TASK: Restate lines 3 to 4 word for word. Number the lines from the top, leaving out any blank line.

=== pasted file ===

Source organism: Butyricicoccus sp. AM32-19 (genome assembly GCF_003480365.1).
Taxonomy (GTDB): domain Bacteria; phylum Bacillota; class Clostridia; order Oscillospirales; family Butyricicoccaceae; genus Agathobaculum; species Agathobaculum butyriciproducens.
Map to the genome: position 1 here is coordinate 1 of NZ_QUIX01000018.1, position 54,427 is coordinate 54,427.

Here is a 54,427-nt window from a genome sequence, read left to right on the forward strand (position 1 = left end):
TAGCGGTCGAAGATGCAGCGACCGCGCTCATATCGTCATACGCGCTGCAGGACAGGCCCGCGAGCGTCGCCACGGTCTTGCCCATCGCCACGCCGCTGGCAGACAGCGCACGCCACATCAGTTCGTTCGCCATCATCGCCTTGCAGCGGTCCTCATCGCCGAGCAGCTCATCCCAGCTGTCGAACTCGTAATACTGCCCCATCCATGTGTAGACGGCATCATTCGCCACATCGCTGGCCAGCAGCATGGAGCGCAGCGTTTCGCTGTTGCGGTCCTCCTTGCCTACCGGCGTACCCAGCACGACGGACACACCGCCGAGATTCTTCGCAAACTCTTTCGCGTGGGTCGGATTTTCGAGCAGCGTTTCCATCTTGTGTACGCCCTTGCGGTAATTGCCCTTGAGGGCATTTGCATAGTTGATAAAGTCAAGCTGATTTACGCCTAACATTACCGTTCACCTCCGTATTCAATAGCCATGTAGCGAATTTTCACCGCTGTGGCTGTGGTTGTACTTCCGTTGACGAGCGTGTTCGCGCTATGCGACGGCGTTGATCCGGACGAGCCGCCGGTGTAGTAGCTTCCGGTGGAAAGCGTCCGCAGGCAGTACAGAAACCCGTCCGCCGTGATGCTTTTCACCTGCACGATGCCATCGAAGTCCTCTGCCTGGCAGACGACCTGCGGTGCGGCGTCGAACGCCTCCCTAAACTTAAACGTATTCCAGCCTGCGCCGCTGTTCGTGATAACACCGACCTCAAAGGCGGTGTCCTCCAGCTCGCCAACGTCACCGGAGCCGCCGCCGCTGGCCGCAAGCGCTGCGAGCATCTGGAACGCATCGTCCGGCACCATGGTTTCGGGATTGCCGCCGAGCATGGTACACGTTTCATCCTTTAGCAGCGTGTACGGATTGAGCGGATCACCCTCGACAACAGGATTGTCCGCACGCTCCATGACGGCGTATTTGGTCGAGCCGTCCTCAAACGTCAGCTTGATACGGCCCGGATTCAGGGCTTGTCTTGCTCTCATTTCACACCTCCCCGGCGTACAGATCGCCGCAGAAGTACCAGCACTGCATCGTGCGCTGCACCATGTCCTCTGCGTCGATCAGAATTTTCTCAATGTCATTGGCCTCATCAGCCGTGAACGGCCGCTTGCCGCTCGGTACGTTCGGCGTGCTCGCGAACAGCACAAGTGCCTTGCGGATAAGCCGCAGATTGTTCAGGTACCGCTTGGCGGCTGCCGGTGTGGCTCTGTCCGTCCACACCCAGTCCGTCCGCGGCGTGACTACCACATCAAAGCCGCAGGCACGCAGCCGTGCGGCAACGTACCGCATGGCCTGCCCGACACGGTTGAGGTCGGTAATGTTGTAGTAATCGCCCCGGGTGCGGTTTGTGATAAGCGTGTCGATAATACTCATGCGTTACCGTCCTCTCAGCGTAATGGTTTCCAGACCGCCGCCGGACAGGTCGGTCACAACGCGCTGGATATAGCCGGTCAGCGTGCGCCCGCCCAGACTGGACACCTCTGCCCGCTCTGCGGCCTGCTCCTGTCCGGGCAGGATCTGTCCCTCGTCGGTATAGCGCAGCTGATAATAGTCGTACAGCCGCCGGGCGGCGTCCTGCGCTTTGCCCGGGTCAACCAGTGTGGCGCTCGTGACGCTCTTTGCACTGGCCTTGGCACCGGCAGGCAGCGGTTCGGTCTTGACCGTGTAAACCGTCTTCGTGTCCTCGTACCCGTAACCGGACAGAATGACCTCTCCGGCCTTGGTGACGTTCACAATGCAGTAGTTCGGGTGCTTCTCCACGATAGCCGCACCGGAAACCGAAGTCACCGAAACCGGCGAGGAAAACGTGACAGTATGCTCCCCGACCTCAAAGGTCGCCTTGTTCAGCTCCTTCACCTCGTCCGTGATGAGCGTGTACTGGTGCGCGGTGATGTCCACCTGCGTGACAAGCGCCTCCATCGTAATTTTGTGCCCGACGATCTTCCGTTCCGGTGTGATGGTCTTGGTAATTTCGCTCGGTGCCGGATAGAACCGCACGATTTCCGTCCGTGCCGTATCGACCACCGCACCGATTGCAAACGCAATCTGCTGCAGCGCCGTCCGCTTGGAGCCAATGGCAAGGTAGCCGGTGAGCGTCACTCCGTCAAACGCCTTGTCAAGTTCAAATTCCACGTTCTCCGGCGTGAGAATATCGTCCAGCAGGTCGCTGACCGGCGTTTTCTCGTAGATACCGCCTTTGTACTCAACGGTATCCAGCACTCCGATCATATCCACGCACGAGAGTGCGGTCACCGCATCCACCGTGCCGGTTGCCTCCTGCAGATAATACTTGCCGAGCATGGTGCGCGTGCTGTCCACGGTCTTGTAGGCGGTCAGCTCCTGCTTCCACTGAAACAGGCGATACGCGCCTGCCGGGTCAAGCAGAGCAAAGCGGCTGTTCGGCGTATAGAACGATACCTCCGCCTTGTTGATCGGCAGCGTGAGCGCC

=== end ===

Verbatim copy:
Map to the genome: position 1 here is coordinate 1 of NZ_QUIX01000018.1, position 54,427 is coordinate 54,427.

Here is a 54,427-nt window from a genome sequence, read left to right on the forward strand (position 1 = left end):